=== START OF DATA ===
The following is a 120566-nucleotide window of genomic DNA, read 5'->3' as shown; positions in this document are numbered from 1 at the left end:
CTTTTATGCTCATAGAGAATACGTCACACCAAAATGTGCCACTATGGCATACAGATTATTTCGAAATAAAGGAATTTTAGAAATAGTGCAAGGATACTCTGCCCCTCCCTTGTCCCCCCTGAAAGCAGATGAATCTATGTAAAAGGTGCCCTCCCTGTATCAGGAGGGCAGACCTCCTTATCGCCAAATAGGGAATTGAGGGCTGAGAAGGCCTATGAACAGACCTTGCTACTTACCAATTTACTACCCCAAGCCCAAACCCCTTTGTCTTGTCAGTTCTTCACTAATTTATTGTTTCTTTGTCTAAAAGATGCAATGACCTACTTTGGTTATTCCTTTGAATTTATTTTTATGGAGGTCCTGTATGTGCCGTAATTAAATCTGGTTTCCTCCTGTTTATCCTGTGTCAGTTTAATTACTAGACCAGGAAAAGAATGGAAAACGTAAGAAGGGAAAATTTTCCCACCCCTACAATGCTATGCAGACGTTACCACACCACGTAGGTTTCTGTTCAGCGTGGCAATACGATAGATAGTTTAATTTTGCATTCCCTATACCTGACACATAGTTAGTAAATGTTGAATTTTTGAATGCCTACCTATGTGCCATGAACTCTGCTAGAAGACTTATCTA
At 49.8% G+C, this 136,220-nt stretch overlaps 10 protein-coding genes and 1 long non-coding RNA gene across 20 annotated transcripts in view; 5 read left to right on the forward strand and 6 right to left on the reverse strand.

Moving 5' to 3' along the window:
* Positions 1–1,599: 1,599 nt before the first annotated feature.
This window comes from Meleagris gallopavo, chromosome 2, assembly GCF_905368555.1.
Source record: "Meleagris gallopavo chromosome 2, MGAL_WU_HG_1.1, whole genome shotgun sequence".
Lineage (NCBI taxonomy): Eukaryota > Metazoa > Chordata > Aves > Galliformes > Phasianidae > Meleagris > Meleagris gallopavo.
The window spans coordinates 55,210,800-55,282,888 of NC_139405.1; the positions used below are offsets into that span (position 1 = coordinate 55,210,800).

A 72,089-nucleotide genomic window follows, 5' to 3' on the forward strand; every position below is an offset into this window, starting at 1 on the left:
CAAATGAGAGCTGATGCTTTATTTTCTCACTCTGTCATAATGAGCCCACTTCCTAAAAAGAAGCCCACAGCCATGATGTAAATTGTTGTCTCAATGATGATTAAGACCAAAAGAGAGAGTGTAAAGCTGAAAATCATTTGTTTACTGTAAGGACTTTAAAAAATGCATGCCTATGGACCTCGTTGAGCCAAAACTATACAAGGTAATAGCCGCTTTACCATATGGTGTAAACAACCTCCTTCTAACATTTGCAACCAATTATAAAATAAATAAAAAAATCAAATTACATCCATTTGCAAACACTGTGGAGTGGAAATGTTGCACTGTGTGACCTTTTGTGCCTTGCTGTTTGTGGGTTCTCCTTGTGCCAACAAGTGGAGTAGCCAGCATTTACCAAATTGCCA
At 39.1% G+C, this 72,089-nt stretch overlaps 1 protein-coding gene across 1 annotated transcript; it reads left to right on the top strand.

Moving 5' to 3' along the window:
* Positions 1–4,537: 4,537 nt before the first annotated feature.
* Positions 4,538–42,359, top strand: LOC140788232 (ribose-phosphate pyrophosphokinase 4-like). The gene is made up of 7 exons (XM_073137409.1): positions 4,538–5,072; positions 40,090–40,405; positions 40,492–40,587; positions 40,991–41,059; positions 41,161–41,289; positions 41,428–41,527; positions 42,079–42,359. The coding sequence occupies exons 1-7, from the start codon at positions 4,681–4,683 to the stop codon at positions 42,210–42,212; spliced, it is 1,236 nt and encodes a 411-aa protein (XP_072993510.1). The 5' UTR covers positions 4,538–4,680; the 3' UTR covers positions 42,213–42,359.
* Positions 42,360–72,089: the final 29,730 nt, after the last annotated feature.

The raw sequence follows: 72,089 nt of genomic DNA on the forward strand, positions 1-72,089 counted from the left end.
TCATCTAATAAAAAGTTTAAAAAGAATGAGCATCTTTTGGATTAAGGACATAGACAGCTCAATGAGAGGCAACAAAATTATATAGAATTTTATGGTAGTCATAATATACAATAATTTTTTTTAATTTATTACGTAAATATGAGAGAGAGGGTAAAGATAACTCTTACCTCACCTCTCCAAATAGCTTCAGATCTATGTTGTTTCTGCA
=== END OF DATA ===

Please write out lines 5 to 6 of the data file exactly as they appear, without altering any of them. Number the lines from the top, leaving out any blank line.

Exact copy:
* Positions 1–1,599: 1,599 nt before the first annotated feature.
This window comes from Meleagris gallopavo, chromosome 2, assembly GCF_905368555.1.